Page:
Book 18: Slaughterhouse – Five


So I made good use of the long weekend.  Well, to my eyes I made use of it.  The dishes in the sink, the dirt on the floor all make a very strong argument from the so called “responsible” people that I accomplished nothing that anybody can see, and for that I say here is the internet.  You know the truth.  

Slaughterhouse is, so far, the only Vonnegut book I’ve read.  This is the second time I’ve read it though.   That first chapter stands with Lolita as one of my favorite introductions to a book.  Sometimes I wonder how personal feeling about an author informs how we take their work, that’s why I now try to find out about authors after I’ve read one of their books.  

I haven’t read Hemingway because I don’t like Hemingway.  He was an ass, he was an ass to other writers, notably Fitzgerald.  I do like Fitzgerald, a stupid man who got himself into a destructive relationship: he became a writer to make enough money that he could marry the woman who had spurned him for being poor.  He was so flawed and talented he captured in my high school mind the Romantic writer and that affection lingers.  

The first chapter of Slaughterhouse offers an introduction to the author; at least how the author is presenting himself, which is an important distinction to make.  He seems to be genuinely likable, at least to a fairly liberal person like myself.  When other people read “He was a gun nut, too.  He left me his guns.  They rust.” (admittedly, from the last chapter) maybe they aren’t fans of the person who would do that, I understand their feelings, I don’t agree with them, but I understand.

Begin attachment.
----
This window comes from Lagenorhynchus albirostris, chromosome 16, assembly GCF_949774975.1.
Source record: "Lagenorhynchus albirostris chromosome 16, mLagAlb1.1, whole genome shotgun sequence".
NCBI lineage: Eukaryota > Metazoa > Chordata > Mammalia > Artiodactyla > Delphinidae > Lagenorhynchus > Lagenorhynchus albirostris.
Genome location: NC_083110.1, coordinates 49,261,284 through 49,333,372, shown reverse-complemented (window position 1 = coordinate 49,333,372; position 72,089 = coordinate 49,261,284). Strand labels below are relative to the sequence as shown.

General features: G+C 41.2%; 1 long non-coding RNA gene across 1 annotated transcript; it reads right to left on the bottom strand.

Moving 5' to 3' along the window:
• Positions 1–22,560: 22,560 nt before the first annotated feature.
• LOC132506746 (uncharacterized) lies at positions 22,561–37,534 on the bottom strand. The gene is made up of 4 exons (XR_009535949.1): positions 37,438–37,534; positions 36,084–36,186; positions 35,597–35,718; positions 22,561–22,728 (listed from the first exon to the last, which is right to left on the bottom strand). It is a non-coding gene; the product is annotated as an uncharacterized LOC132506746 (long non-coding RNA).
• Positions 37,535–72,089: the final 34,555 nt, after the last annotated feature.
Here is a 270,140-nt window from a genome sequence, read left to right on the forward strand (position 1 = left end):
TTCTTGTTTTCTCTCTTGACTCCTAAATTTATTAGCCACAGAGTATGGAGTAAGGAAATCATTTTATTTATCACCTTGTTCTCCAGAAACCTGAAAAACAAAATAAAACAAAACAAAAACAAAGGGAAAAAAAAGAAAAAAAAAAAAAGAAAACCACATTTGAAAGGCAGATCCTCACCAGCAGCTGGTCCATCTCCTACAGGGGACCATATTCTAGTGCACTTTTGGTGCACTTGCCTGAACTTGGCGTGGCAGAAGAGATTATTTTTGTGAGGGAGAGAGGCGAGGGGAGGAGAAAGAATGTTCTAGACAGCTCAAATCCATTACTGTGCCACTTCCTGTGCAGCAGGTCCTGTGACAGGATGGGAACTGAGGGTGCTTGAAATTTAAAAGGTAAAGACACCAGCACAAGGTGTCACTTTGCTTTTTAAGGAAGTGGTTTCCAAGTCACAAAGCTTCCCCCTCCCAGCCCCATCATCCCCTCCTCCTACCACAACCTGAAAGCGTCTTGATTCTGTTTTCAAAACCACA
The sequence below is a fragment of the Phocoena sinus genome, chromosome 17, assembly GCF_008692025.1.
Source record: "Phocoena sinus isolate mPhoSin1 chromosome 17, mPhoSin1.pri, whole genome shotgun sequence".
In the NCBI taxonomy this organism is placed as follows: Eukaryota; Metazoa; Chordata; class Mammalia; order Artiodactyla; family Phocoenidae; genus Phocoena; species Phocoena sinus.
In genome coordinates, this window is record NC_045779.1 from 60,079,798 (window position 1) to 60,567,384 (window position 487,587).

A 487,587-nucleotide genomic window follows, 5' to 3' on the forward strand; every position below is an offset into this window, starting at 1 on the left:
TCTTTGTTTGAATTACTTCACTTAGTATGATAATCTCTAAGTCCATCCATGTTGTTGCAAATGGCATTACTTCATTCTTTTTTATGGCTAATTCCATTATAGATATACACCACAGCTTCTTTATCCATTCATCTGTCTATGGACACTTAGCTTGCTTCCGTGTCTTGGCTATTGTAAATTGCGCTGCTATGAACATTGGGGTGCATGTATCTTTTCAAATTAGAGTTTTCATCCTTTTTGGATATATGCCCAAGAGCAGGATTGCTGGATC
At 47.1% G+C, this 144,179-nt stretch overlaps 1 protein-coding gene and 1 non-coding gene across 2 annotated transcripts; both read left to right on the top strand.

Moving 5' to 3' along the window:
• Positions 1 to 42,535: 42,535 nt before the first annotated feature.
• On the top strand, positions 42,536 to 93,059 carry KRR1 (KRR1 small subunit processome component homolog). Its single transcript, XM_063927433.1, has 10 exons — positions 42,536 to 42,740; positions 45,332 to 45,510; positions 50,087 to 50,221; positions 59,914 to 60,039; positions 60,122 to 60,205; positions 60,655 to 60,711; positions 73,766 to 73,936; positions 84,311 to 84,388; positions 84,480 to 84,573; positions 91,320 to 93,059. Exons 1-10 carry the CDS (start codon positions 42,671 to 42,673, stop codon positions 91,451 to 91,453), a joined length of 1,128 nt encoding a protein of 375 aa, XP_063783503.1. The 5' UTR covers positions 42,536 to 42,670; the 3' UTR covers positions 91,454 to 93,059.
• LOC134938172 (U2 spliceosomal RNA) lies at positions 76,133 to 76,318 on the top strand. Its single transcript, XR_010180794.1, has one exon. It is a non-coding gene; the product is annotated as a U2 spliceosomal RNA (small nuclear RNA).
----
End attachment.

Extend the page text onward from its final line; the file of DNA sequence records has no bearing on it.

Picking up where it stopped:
This was his book, the one he was carrying around since he was young, his Dresden story.  Of course, it isn’t a story about Dresden, if it had been then it wouldn’t stick around our collective conscious so much.  It’s a strange book about how we perceive time, a self aware book about how humans interact with each other.  It is charming in its strangeness, with alien abduction and zoological displays, but maybe that is just because I think I like Vonnegut.  Perhaps, someone who reads the first chapter when they talk about children being the ones who fight wars, they disagree with it, perhaps it isn’t as easy to come to grips with the idea of immortality through memory, what has happened will always happen and you will always live there.

Gatsby’s story is a soap opera and that is easy to understand.  Billy Pilgrim’s story is a clusterfuck and that is more true to life, even with the time jumping.

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